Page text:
Understanding The Risks For Cancer And Its Treatments

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Understanding The Risks For Cancer And Its Treatments

There’s no one reason one person gets cancer while another does not. It’s a disease with many different facets. Understanding the risk factors and treatments of cancer will help patients and their families better handle the diagnosis.

Risk Factors

There are thousands of reasons people may get cancer. This does not mean each person will get it when doing the same activity or exposed to the same things, but the risks are always there. Some people are genetically disposed to as cancer runs in their family.

Nothing they do or don’t do will affect if they get cancer. Scientists do epidemiology studies researching groups of people to better figure out the risk factors of the disease. Some risks include older age, family history of cancer, tobacco usage, alcohol abuse, exposure to chemicals, diet and excessive sunlight.

Making lifestyle changes like stopping tobacco, eating a healthier diet and staying out of the sun will help many steers clear of the disease.


There are different types of cancer treatments that depend on the stage of the disease as well as the type. Some people may see a difference with one treatment while others will need a combination and other patients will receive treatment for years.

Surgery is used when cancer can be removed fully from the body. Many times a doctor may remove an entire organ, a single tumour or an area of tissue. Radiation is used to shrink tumours and kill off cancer cells.

High doses of radiation are used on the body during this type of treatment. Stem cell transplants use stem cells that restore cells that have been destroyed with cancer treatment. Chemotherapy is done in doses over a period of time using drugs to kill cancer cells.

Targeted therapy watches changes in certain cancer cells and targets these cells. Hormone therapy is used mostly in prostate and breast cancer to slow or stop the hormone growth that leads to the spread of cancer. Speaking with your doctor will help determine the best type of therapy for the patient’s type of cancer and stage of the disease.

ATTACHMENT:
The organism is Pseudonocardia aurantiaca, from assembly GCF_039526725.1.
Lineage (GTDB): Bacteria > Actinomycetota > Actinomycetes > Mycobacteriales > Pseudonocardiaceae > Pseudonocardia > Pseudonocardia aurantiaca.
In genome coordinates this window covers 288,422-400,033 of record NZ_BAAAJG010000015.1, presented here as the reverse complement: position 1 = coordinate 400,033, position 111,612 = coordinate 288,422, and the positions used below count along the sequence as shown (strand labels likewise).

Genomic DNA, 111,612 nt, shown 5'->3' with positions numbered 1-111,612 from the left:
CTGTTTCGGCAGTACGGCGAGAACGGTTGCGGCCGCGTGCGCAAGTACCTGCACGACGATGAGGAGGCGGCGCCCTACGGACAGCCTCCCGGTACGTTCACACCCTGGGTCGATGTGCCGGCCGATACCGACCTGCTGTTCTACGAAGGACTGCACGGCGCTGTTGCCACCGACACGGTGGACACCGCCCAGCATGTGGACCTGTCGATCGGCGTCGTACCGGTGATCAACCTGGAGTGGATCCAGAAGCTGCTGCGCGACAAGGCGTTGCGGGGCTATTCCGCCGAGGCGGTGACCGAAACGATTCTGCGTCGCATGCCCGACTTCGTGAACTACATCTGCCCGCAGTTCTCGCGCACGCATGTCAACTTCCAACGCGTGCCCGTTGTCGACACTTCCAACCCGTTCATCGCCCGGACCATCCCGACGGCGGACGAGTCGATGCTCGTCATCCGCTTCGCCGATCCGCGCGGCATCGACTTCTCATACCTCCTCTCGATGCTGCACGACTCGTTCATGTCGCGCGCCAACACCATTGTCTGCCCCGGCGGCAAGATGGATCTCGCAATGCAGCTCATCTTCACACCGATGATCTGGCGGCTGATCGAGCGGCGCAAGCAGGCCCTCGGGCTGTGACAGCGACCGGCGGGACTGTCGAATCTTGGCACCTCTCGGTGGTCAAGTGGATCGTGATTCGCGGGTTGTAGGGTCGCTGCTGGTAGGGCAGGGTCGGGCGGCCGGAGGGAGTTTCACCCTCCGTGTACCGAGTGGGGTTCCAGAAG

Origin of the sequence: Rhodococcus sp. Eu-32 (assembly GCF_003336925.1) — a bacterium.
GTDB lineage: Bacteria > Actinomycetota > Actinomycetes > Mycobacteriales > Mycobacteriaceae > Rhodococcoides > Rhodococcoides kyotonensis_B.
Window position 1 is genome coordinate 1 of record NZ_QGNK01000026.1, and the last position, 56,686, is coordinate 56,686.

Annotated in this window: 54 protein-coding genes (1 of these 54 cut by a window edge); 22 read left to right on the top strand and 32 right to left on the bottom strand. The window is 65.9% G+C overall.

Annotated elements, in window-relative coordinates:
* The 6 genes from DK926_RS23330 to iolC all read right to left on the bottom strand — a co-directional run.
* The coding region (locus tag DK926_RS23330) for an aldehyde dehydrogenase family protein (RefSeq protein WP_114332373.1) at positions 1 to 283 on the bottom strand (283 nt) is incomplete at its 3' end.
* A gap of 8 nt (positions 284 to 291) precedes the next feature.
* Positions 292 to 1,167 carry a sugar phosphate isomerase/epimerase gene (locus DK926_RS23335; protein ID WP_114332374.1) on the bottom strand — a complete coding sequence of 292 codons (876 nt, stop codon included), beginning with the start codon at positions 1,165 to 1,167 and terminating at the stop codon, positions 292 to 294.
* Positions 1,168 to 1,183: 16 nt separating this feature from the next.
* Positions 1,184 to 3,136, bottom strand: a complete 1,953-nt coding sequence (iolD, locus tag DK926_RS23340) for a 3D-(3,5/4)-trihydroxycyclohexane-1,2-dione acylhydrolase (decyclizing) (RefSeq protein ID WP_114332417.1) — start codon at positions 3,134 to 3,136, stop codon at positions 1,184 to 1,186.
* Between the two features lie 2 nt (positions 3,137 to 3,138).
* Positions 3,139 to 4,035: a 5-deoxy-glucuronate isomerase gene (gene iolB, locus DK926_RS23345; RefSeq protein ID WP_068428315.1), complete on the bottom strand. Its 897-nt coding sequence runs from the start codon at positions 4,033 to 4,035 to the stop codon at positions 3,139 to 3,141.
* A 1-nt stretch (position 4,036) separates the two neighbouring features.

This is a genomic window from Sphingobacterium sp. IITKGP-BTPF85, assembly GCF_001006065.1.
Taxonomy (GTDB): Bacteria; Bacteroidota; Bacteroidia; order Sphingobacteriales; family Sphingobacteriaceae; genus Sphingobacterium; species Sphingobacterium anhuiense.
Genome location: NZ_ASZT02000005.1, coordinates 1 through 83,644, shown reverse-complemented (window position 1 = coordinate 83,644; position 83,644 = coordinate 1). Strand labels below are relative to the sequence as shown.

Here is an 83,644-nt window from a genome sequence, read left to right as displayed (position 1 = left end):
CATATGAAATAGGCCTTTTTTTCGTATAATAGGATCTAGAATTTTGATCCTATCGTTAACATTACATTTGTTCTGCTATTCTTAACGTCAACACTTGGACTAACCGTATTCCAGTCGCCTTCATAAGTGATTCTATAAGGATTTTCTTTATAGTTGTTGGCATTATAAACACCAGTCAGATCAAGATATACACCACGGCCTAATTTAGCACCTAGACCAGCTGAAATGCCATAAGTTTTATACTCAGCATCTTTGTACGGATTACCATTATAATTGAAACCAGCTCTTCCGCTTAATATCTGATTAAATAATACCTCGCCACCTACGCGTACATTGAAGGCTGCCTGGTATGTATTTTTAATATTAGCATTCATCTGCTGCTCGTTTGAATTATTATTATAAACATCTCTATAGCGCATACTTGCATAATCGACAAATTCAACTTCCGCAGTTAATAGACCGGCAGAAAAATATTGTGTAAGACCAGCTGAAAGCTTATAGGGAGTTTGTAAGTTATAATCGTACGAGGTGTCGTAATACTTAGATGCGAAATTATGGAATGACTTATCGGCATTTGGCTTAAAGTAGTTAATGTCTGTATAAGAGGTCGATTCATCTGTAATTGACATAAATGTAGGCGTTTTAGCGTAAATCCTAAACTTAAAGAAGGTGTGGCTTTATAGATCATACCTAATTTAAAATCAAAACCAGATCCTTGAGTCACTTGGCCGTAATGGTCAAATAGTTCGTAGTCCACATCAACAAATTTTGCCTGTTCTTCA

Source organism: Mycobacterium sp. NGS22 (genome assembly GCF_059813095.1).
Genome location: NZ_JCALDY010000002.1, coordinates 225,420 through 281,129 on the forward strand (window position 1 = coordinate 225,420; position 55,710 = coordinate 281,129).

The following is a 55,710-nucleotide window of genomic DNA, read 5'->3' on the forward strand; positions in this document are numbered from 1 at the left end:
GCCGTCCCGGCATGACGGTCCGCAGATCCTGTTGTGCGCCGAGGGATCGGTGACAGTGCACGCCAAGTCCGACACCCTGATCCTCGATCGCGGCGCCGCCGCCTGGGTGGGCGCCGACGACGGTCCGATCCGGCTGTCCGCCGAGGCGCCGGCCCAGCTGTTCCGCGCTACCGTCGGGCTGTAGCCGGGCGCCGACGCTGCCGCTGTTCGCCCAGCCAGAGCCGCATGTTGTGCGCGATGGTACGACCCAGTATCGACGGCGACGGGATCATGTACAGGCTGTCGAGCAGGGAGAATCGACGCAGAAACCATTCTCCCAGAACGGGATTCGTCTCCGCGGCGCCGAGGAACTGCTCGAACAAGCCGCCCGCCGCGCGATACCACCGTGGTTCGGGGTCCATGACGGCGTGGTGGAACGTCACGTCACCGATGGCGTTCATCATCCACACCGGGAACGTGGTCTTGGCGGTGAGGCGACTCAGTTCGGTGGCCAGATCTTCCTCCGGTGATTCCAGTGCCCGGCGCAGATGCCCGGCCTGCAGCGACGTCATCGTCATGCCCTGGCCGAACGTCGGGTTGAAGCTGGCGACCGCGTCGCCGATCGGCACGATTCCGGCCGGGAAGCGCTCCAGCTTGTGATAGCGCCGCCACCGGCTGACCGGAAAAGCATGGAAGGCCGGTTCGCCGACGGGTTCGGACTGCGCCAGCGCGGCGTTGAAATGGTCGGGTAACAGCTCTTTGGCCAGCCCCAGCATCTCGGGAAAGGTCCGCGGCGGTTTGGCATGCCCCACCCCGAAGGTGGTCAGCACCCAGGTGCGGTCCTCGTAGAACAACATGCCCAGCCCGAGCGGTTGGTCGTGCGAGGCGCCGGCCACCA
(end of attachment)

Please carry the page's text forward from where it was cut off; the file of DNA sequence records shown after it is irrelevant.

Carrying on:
Targeting Disease

Targeting cancer and killing the cells so they don’t grow again is one of the toughest battles of the disease. Studies are done every day to find better, faster and more efficient ways to kill cancer cells. One of those studies was done with SABR or Stereotactic Ablative Body Radiotherapy.

This study found that the targeting technique which delivers radiotherapy doses into the cancers produced higher survival rates in those with inoperable lung cancer. This was compared to patients receiving everyday radiation. This study showed patients could receive fewer doses in a faster amount of time, and SABR could help the survival rate of the patient.


The problem with cancer is that there are often no symptoms until it is further developed. Any enlarged pieces of tissue in the body should always be examined for cancer. Many times they are benign but could be cancerous. A rapid loss of weight is also a sign. Blood in the stool or urine should always be checked.

Anemia and fatigue are symptoms. Skin cancer symptoms include changes in moles, dark areas and/or patches on the skin. Sometimes symptoms are everyday things that aren’t cancer while other times they are actually cancer.


 Patients need to ask questions to know how to combat their disease. What are the best ways to treat my stage? How do we know if this type of treatment will work for me? What is my chance of recovery with this type of treatment? What about a clinical trial?

Helen Cartwright

Helen Cartwright is a passionate blogger, who excels in the Digital Marketing and Technology niche. She writes for a variety of on leading online media channels.

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